THQ Declares Bankruptcy, Obtains Buyer

It’s been a rough year of THQ. It recorded continuous losses, closed its international branches including here in Melbourne, delayed many of its tent pole titles and, most recently, it haddefaulted on one of its loans. It was little surprise, then, to hear this morning  that THQ had declared Chapter 11 Bankruptcy in the district of Delaware. However, this move was made to facilitate a purchase agreement with affiliates of Clearlake Capital Group. The private equity firm purchased THQ as a ‘stalking horse bidder’ for $60 million (USD), including a $10 million (USD) credit note for THQ’s creditors.

THQ said that is will continue to operate without interruption during the 30-day sale sale period, “All of the company’s studios remain open, and all development teams continue.”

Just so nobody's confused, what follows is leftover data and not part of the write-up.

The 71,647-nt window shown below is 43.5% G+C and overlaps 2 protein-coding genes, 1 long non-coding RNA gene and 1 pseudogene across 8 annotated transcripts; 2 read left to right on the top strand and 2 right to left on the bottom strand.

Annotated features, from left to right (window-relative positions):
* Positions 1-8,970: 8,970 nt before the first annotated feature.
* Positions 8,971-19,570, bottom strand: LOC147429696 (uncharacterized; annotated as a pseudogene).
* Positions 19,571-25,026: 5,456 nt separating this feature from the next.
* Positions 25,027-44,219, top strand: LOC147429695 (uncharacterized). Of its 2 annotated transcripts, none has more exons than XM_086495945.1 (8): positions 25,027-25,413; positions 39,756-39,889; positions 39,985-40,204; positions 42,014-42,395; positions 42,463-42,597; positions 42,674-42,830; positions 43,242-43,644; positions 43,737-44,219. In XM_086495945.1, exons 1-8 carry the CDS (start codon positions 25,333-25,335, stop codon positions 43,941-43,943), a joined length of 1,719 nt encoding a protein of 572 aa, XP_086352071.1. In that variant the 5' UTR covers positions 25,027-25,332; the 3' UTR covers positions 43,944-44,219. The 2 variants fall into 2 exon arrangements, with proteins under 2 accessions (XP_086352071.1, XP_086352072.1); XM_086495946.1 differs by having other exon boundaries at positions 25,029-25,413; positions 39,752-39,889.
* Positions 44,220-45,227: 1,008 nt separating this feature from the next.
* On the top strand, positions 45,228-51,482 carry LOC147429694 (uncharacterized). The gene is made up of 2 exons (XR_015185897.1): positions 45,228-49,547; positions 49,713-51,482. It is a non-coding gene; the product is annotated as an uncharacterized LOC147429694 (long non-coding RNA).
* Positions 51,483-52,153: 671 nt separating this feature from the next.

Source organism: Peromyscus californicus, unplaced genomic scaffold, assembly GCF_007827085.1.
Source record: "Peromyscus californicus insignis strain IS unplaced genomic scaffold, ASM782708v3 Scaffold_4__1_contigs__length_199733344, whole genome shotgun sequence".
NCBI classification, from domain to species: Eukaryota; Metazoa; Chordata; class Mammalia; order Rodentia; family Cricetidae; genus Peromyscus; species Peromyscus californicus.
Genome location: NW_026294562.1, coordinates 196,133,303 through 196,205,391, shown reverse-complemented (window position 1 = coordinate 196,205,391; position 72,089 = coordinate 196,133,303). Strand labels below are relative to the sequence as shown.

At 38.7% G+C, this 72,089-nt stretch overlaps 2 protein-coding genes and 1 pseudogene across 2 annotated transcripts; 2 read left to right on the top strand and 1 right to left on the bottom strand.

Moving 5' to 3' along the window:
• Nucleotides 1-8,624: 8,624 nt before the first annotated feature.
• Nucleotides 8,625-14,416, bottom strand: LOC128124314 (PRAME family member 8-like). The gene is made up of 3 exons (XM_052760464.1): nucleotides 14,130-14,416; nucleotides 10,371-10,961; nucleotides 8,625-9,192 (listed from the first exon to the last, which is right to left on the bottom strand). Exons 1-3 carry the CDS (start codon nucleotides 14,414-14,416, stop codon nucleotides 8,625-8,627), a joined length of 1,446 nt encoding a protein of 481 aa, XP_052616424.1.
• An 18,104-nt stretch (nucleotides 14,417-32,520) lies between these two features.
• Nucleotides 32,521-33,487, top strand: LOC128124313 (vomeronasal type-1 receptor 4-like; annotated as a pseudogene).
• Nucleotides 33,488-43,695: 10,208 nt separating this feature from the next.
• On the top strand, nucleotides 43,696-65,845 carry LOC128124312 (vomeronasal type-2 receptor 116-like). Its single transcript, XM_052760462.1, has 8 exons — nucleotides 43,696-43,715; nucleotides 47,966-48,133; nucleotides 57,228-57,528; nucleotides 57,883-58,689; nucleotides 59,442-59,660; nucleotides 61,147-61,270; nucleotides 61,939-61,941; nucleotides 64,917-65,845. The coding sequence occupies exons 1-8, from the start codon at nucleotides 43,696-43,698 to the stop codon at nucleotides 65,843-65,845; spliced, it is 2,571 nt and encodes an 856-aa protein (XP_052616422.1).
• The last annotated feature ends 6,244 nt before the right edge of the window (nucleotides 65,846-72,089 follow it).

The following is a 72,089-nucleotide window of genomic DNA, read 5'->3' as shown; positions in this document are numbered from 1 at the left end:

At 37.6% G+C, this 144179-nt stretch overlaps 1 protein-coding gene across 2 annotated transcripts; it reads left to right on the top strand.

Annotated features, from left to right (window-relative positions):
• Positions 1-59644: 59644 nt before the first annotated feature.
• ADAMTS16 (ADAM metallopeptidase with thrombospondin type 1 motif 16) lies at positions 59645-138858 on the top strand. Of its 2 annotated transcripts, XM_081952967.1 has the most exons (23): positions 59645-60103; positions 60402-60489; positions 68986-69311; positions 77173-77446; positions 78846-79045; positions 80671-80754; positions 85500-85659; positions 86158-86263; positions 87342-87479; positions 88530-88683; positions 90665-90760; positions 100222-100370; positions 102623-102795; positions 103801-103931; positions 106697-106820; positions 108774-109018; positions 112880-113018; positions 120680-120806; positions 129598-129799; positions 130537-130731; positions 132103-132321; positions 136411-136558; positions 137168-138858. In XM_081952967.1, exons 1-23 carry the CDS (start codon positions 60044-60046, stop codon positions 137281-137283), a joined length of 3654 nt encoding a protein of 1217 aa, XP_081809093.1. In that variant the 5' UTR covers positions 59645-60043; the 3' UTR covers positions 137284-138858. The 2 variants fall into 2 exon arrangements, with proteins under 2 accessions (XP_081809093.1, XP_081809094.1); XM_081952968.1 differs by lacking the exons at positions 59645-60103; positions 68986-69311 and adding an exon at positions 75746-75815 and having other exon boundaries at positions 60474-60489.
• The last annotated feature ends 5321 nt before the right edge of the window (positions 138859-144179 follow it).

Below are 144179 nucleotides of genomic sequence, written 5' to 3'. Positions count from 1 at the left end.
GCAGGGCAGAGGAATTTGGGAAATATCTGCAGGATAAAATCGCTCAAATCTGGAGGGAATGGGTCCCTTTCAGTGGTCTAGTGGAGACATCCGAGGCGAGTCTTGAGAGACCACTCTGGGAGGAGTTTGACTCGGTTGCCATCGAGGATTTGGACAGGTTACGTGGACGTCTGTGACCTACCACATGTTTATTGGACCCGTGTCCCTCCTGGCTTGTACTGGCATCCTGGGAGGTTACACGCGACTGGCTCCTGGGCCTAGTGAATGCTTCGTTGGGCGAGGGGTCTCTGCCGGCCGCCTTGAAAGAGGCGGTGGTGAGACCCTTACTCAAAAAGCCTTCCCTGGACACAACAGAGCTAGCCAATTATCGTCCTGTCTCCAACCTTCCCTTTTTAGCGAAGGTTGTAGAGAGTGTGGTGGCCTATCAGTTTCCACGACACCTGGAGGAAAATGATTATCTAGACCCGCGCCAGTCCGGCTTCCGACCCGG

“The sale and filing are necessary next steps to complete THQ’s transformation and position the company for the future, as we remain confident in our existing pipeline of games, the strength of our studios and THQ’s deep bench of talent,” said Brian Farrell, Chairman and CEO of THQ, in a press release issued this morning, “We are grateful to our outstanding team of employees, partners and suppliers who have worked with us through this transition. We are pleased to have attracted a strong financial partner for our business, and we hope to complete the sale swiftly to make the process as seamless as possible.”

Further to this, the President of THQ Jason Rubin explained the reasoning for the bankruptcy declaration, that it is a safety net for US companies. In his blog post, he reassured everyone that THQ’s major games will still be coming out: “…You can still pre-order Metro: Last Light, Company of Heroes 2, and South Park: The Stick of Truth. Our teams are still working on those titles as you read this, and all other rumored titles, like the fourth Saints Row, the Homefront sequel, and a lot more are also still in the works”

If you wanted to know what a stalking horse bidder is, it’s basically the selection of a buyer by a bankrupt company; it allows for a company to choose its buyer without having to face low-ball bids. To put it another way,imagine Clearlake Capital is Daryl Braithwaite in this song: